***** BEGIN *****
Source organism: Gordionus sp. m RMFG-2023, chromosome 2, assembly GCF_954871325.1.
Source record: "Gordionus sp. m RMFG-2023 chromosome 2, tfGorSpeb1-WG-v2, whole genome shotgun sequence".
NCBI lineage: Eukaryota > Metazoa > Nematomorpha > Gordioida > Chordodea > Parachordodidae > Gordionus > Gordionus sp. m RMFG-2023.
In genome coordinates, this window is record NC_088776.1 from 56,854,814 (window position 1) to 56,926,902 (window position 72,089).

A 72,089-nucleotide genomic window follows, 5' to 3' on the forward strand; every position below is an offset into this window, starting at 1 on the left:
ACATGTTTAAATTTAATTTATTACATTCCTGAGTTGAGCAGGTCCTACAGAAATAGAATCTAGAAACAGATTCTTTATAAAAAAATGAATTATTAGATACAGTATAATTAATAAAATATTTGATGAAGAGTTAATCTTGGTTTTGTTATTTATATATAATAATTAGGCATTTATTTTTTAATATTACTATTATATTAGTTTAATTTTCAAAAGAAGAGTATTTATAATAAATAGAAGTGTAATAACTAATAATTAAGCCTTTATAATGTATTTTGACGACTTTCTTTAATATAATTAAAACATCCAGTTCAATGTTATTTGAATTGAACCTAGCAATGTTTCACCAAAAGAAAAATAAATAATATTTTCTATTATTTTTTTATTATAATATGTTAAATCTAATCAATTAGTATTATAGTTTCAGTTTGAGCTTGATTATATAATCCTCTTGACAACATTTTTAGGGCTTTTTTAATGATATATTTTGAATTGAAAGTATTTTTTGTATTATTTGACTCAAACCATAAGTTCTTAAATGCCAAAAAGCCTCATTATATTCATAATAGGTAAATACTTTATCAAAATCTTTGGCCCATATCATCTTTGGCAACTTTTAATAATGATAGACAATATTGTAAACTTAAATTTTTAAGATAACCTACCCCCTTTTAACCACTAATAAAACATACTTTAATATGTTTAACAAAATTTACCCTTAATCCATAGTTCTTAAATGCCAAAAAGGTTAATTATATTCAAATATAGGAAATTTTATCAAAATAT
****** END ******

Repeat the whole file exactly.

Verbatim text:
Source organism: Gordionus sp. m RMFG-2023, chromosome 2, assembly GCF_954871325.1.
Source record: "Gordionus sp. m RMFG-2023 chromosome 2, tfGorSpeb1-WG-v2, whole genome shotgun sequence".
NCBI lineage: Eukaryota > Metazoa > Nematomorpha > Gordioida > Chordodea > Parachordodidae > Gordionus > Gordionus sp. m RMFG-2023.
In genome coordinates, this window is record NC_088776.1 from 56,854,814 (window position 1) to 56,926,902 (window position 72,089).

A 72,089-nucleotide genomic window follows, 5' to 3' on the forward strand; every position below is an offset into this window, starting at 1 on the left:
ACATGTTTAAATTTAATTTATTACATTCCTGAGTTGAGCAGGTCCTACAGAAATAGAATCTAGAAACAGATTCTTTATAAAAAAATGAATTATTAGATACAGTATAATTAATAAAATATTTGATGAAGAGTTAATCTTGGTTTTGTTATTTATATATAATAATTAGGCATTTATTTTTTAATATTACTATTATATTAGTTTAATTTTCAAAAGAAGAGTATTTATAATAAATAGAAGTGTAATAACTAATAATTAAGCCTTTATAATGTATTTTGACGACTTTCTTTAATATAATTAAAACATCCAGTTCAATGTTATTTGAATTGAACCTAGCAATGTTTCACCAAAAGAAAAATAAATAATATTTTCTATTATTTTTTTATTATAATATGTTAAATCTAATCAATTAGTATTATAGTTTCAGTTTGAGCTTGATTATATAATCCTCTTGACAACATTTTTAGGGCTTTTTTAATGATATATTTTGAATTGAAAGTATTTTTTGTATTATTTGACTCAAACCATAAGTTCTTAAATGCCAAAAAGCCTCATTATATTCATAATAGGTAAATACTTTATCAAAATCTTTGGCCCATATCATCTTTGGCAACTTTTAATAATGATAGACAATATTGTAAACTTAAATTTTTAAGATAACCTACCCCCTTTTAACCACTAATAAAACATACTTTAATATGTTTAACAAAATTTACCCTTAATCCATAGTTCTTAAATGCCAAAAAGGTTAATTATATTCAAATATAGGAAATTTTATCAAAATAT